When we sniff the soft round head of a baby, don’t we realize we’re inhaling God? When we execute an inmate or take an officer down, the audacity is an accelerant for the fires lit by fear. The costs are horrific. I know. The receipts are scattered on the coffee table. God sometimes considers going back to the drawing board; he has lists and ideas. He has an app. He has a heart and bodies and a vision. His surnames are Evolution, Compassion. Charity. And Sacrifice. And no matter what he creates, who he marries, or which children he adopts, he’s not going to change those names. At least that much is permanent.

One of the reasons God and I drink a half-beer in the morning is that we dread the latest bad news here on this little earth. Ritual can be calming. All week, God’s been taunted, tortured, abused, executed, raped, starved, and burned alive; things done to feed cancerous egos in the names of various gods, all of which are vicious. All of which are dead. But whatever it is that God is, it is not dead. A word to the wise: Even when it’s howling, it’s best to befriend the wind.

The Way of All Flesh

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“Um, God,” I said, “I’ve been meaning to tell you…”

I saw no way to ease into this topic, so I gulped and blurted. “I intend to end my life if I think it’s time.” My bravado belied my queasy stomach, but I don’t know why I bother to put on airs like that. God sees right through me.

“I know,” she said, almost tenderly. “And that’s an adaptive way to deal with your fear and sadness. A mental escape hatch.”

“So you don’t mind?” I asked. “You don’t care if people kill themselves?”

“Depends,” God said. “I care enormously about your suffering. I suffer with you.”

“I’m not suffering right now,” I said, ever the defensive, egocentric one.

“Then why are we having this conversation?” God asked.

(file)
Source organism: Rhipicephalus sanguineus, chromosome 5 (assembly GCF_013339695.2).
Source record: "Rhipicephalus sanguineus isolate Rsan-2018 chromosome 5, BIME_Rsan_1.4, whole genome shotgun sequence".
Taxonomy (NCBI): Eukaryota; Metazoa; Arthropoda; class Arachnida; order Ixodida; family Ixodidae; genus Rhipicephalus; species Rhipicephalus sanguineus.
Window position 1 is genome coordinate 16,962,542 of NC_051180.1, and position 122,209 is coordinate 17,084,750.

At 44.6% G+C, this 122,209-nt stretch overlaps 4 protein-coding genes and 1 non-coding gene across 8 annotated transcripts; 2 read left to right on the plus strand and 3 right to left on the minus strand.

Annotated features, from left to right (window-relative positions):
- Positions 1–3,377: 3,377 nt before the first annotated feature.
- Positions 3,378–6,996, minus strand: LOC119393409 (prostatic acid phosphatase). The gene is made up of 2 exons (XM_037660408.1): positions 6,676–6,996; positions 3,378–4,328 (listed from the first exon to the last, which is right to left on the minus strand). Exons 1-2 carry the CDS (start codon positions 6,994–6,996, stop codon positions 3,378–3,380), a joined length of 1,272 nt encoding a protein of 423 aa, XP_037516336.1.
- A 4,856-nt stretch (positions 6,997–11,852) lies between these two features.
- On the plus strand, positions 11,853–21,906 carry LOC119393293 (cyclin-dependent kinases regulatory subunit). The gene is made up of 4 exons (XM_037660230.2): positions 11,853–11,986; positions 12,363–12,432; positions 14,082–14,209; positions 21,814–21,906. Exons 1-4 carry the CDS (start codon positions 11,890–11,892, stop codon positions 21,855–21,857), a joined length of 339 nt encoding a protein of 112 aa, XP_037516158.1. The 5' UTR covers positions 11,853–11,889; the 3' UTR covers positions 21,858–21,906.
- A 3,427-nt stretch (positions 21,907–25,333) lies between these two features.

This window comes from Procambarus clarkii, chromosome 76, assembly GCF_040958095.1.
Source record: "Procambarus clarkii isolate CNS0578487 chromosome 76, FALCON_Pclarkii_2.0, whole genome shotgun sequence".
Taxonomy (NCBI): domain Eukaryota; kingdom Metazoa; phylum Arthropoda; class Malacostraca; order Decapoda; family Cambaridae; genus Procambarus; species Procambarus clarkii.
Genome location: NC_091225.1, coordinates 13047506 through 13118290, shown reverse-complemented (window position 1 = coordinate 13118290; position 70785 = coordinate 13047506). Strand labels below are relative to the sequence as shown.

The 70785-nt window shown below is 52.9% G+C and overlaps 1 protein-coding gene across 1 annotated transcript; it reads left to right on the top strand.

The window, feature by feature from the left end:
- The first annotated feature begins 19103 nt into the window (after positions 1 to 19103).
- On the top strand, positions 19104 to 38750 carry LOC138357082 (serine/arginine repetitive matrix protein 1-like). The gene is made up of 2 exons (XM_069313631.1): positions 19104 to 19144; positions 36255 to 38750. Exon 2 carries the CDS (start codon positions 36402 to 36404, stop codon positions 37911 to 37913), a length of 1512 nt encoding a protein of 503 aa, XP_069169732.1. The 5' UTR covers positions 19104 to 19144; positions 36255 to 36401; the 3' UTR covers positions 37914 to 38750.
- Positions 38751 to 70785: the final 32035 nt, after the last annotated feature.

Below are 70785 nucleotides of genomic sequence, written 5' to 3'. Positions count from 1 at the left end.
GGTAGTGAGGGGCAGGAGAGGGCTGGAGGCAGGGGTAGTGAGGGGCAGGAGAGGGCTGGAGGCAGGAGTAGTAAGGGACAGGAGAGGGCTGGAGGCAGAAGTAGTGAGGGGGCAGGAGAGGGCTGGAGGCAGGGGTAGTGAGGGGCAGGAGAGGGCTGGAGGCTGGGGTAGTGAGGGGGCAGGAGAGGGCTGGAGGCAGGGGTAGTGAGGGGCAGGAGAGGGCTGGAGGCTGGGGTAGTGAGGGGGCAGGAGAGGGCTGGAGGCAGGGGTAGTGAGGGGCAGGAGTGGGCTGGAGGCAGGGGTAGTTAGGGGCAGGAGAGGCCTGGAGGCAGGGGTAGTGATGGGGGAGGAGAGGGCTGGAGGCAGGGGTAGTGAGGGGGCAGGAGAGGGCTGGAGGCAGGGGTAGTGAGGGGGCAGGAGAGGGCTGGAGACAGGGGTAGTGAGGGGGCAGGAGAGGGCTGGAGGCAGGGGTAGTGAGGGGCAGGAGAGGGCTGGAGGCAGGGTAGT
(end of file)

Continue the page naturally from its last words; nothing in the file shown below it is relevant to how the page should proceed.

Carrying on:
My words tumbled out. “Because of the enormous pressure people feel to stay alive. To defend life at all costs. To survive. To frame death as the final defeat. They pin it on your will. Like when people finally die, it’s ‘God’s will’, or when they live, it’s ‘God’s will’. But then, somehow, it’s our job to keep inventing ways to prolong our lives, and no matter what, we eventually die, and sometimes, slowly, painfully, and without any brain left.”

God gazed out the window. “Scary,” she finally said, mostly to herself. “Expecting conscious mortals to make compassionate decisions…sometimes I wonder if I’m asking too much.”

“Compassionate decisions?” I echoed, thinking, “Could she possibly mean that choosing death, ending a life, could be a compassionate decision?”

The Eternal Allness, the Beginning and the End, the Ever-present Force, the Planner, Sustainer, Granter, Architect, Experimenter, Lover, Truster, Sufferer, Giver, Taker, Saver, Waster—my side-kick and nemesis—smiled like a patient third grade teacher.

“Sobering, isn’t it?” she said. “But yes. You already consciously end millions of lives without compassion, out of greed, neglect, or fear. You execute. And you honor those who give their lives for others. You end the suffering of your beloved pets. You can’t excuse yourself from these contradictions, nor can you legislate them away. Here it is: Sometimes, in the larger scheme of things, choosing to end a life, even your own, is choosing Life.”

“Stop!” I said. I’d lost my bearings, overwhelmed with the wrenching images and conflicts. The dialectics of existence. Ending suffering. Murdering thousands. Politics and greed that result in starvation. The human capacity to grow food; invent medications; toy with life; dole out death. The human longing for perpetual youth. Slippery slopes and higher visions.